COVID-19 under an electron microscope (NIAID/National Institute of Health)

Last updated: March 20, 2020. Replaced by this article.

As you may have heard, there is an ongoing outbreak of COVID-19 novel coronavirus, a new strain of virus that is able to be transmitted from person to person. Several major employers have activated work-from-home policies and several large events have been cancelled and postponed.

For those who need to still get around, the transit agencies of the Puget Sound region have been responding to COVID-19 with new cleaning strategies, which we will summarize and update below.

In general, most agencies are encouraging riders to do the following:

  • Avoid public places and mass gatherings when sick
  • Avoid public places if at a high risk of infection (pregnant persons, over age 60, having an underlying health condition, having a weakened immune system)
  • Cover your mouth when coughing and sneezing
  • Wash hands frequently for 20 seconds
  • Avoid touching your face
  • Maintain a “social distance” of 6 feet between strangers
  • Telecommute if possible or avoid unnecessary trips

There are several websites with more information on preventative measures and information about COVID-19: Washington State Dept. of Health, King County/Seattle Health, Snohomish Health District, Tacoma/Pierce County Health Dept.

In addition to the resources listed below (organized by operator), transit riders can protect themselves by using gloves, frequent handwashing, and avoiding touching surfaces when possible. One example being the use of ticket vending machines: it may be easier to instead load an ORCA pass or refill your e-purse the night before (or the afternoon before).

The Seattle Times also has excellent, paywall-free coverage of the coronavirus situation that is updated more frequently.

Sound Transit

Sound Transit has announced that it will put more focus on cleaning vehicles and facilities “more deeply and frequently”, especially on “high touch” surfaces such as handrails, escalators, and elevator buttons.

Riders can call or text the security office at (206) 398-5268 to report a biohazard or unsanitary condition that requires attention. Sound Transit has promised to remove vehicles from service for deep cleaning in the event of a biohazard or spill.

As of March 12, Sound Transit’s fare enforcement on Link light rail and Sounder will not ask for proof of payment. The officers will still board trains, but will try to limit person-to-person contact.

As of March 19, Sound Transit will begin temporary reductions of service on Link, Sounder, and ST Express. Link will remain on its Connect 2020 schedule, with 14-minute frequencies, in addition to the weekend closure between SODO and Capitol Hill planned for March 20 to 21. Sounder trips will be reduced for both lines and ST Express trips will also be affected.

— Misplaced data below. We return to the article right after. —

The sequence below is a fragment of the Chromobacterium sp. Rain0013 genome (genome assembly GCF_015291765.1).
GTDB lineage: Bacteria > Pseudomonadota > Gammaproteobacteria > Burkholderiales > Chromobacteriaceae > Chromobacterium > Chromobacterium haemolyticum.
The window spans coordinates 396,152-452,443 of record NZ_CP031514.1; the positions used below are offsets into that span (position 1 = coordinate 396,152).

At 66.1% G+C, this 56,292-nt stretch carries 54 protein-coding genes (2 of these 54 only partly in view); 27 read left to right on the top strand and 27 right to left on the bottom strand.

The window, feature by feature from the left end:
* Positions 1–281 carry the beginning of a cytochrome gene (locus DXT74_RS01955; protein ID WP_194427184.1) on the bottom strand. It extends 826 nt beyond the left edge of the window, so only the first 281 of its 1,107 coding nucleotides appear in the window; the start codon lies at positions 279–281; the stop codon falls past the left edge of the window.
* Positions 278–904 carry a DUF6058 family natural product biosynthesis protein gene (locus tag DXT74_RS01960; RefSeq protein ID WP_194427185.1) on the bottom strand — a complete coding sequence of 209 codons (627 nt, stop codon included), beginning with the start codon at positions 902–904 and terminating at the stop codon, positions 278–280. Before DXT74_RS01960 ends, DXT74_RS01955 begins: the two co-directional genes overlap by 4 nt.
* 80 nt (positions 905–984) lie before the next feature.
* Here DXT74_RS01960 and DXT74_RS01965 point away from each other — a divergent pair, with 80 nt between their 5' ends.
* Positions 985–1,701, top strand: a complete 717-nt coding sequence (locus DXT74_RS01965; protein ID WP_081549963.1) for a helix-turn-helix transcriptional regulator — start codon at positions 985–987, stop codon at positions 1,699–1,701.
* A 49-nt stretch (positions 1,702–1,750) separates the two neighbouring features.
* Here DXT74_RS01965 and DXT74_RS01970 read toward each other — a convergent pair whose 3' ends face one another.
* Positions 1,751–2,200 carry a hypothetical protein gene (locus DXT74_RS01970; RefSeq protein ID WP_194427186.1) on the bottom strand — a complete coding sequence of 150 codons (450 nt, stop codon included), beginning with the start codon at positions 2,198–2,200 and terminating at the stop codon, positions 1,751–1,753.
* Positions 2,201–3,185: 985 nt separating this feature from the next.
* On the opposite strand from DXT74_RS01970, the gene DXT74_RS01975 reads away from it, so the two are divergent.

Fare collection will be suspended until further notice.

King County Metro

King County Metro is increasing the frequency of its cleanings, including the use of backpack sprayers every night. Buses will be given their monthly “deep clean” every 15 days ($), and drivers will be encouraged to carry disinfectant kits with them.

Metro has a hotline at (205) 553-3000 and also monitors the Twitter feed at @kcmetrobus for reports of unhygienic situations. For more immediate care, riders should alert the bus driver or another Metro employee.

As of March 12, Metro is temporarily ceasing in-person fare enforcement inspections. Fare enforcement officers will continue to board buses to inform passengers and assist in other situations.

The Via ride-hail system in the Rainier Valley will suspend all operations until further notice.

Community Transit

Community Transit has updated its vehicle cleaning procedures to include a nightly disinfecting of high-touch surfaces on buses, including handles and buttons. The agency’s main phone line at (425) 353-7433 is open weekdays from 5:30 a.m. to 8 p.m.

Beginning March 20, all Community Transit buses will be fare-free. All customers will board through the rear doors on Community Transit buses except for those needing ADA or ramp access. On Swift, the middle and rear doors will be used except for those needing ADA or ramp access.

Community Transit buses are going fare-free beginning March 20 and will have reduced service beginning March 30.

Washington State Ferries

Washington State Ferries has issued a bulletin asking passengers to exercise good personal hygiene when riding its vessels. Ferries are typically given a quick clean of surfaces with disinfectant between departures, including tables, seats, and bathroom faucets, and undergo a deeper clean on a regular basis. Unsanitary conditions can be reported to the local customer service line at (206) 464-6400 or state line at 888-808-7977 (or 511) between 7 a.m. and 5:30 p.m.

According to spokesperson Ian Sterling (via The Times), there are plans to reduce ferry service if not enough employees are available for normal operations.